We must also deal with our own perceptions of what relationships are. If we view a relationship as only existing during a period of physical presence, then the availability of electronic relationships will seem illusionary or ephemeral. But if electronic contact is viewed as extending a relationship across distances, then electronic means becomes the method of maintaining a relationship which would otherwise dissolve. The relationship does not disappear when I hang up a telephone, or in the future, cause my audio and video link to terminate. Virtually by definition, you cannot have an electronic "relationship" which lasts only during a single contact. Most people do not consider casual contacts to constitute a "relationship," so too we must not consider single electronic contacts to be a "relationship." It is only repetition that makes a relationship. And when a relationship is important, such as with family members or long term friends, the electronic connection of the present or the future allows that relationship to exist where it could not before because it allows repeated contacts at virtually any time from virtually any place.
Thus, the people of the future should tend to move less than before, and thereby keep their relationships with neighbors and things around them, because they will have the freedom to change jobs without moving. Also, electronic contacts in the future will allow people to maintain relationships which would otherwise have dissolved due to the natural centrifugal forces of a rapidly moving economy.
With many more choices available, the people of the future will have exactly as much transience or permanence as they desire, balanced perfectly to the psychological needs of each person by the free choices which each person voluntarily makes. People will choose to maintain or change their relationships as they desire, when they desire them. This is not a prescription for "future shock," but should instead be a prescription for a happier and more fully satisfying life experience.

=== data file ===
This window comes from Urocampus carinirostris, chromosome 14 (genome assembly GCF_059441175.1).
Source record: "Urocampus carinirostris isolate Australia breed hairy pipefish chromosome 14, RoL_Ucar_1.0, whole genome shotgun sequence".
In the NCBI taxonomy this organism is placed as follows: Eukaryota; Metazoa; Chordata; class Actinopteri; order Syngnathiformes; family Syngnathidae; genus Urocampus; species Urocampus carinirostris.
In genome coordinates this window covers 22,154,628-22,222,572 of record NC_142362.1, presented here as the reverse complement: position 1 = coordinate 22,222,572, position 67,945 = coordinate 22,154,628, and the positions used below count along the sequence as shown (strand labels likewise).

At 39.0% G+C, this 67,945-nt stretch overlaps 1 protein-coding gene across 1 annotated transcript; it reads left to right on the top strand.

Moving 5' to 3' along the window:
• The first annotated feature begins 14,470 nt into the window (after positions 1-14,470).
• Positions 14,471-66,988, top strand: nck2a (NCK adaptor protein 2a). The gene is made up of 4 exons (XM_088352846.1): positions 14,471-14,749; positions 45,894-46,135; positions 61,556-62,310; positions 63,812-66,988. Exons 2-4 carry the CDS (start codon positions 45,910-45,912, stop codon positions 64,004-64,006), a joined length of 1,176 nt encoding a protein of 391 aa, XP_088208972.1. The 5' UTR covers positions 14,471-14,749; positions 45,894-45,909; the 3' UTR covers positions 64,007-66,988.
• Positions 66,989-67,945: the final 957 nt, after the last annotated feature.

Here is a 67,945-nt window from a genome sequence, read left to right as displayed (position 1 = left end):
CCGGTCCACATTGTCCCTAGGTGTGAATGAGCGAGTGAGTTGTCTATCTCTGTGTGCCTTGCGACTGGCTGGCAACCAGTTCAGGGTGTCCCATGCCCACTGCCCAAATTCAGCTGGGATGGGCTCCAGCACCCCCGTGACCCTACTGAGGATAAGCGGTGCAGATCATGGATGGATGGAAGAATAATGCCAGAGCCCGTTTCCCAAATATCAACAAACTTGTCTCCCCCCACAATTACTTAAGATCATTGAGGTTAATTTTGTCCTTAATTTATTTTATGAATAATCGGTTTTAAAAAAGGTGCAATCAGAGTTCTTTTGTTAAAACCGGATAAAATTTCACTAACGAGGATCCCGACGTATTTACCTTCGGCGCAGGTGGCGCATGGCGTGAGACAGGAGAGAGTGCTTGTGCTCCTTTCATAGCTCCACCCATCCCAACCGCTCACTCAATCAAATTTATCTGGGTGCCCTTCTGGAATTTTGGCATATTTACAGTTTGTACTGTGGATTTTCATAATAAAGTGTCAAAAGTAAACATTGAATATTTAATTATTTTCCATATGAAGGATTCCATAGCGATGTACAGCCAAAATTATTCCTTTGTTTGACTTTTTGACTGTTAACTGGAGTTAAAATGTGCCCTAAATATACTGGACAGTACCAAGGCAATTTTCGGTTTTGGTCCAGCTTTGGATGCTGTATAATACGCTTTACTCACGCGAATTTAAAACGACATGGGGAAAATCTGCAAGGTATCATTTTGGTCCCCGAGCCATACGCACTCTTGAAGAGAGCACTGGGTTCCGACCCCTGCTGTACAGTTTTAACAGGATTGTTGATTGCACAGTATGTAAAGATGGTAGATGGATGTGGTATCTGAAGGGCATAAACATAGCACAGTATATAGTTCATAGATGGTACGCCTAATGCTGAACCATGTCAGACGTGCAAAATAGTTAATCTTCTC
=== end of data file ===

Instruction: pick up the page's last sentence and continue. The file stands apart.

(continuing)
Finally, I should note that the basis of the investigation of Toffler was a perceived disorder in our society, which Toffler attempted to attribute to "future shock" syndrome. My assertion would be that this disorder actually comes from "The Decline of the West," as noted by Spengler.
It is neither technology nor the future which is the enemy of mankind. It never has been and never will be, because these are things which have no meaning without mankind to give them meaning. Instead, it is mankind itself which is our enemy. We are on a downward sloping hill to oblivion which was plotted out for us the moment when we first put down roots and began to farm. It is the natural consequence of being mankind in the middle phase of our development.
The challenge, then, is to move mankind into a third phase of development before our society disintegrates under our feet. In essence, that is the true subject of this book. My digression with Toffler was mostly to refute the Luddite-like vision which he presents. We must seek the true roots of our problems if we desire to solve them. Our troubles at present are by no means new; we can see the patterns in the end times of most (if not all) Civilizations. It was a clear enough pattern for Spengler to write his brilliant work. It has progressed through the intervening decades in ways which only confirm his pessimistic forecast.
But the thing which Spengler did not consider was the phenomenon which Toffler noted: we are undergoing the second great divide in human history, with the first great divide being the beginnings of agriculture some ten to thirty millennia ago. It is the force from this underlying upward thrust of technological change which gives me hope for a final termination of the cyclical rise and fall of Civilization, which has troubled mankind for the last few millennia. But, as we seek to find our way out of the troubles in which we are now embroiled, we must not forget either Toffler or Spengler, and we must choose our course according to the preferable paths which are at least possible, given the current state of mankind as a whole.
47 But it should be noted that there are many political pressure groups who are poised to scream and protest at any proposed government action which will injure too many people. When the outside forces are about to impose their will, a free society will tolerate protest; and if the protest is substantial, the changes can be prevented. Just ask the people who designed "New Coke."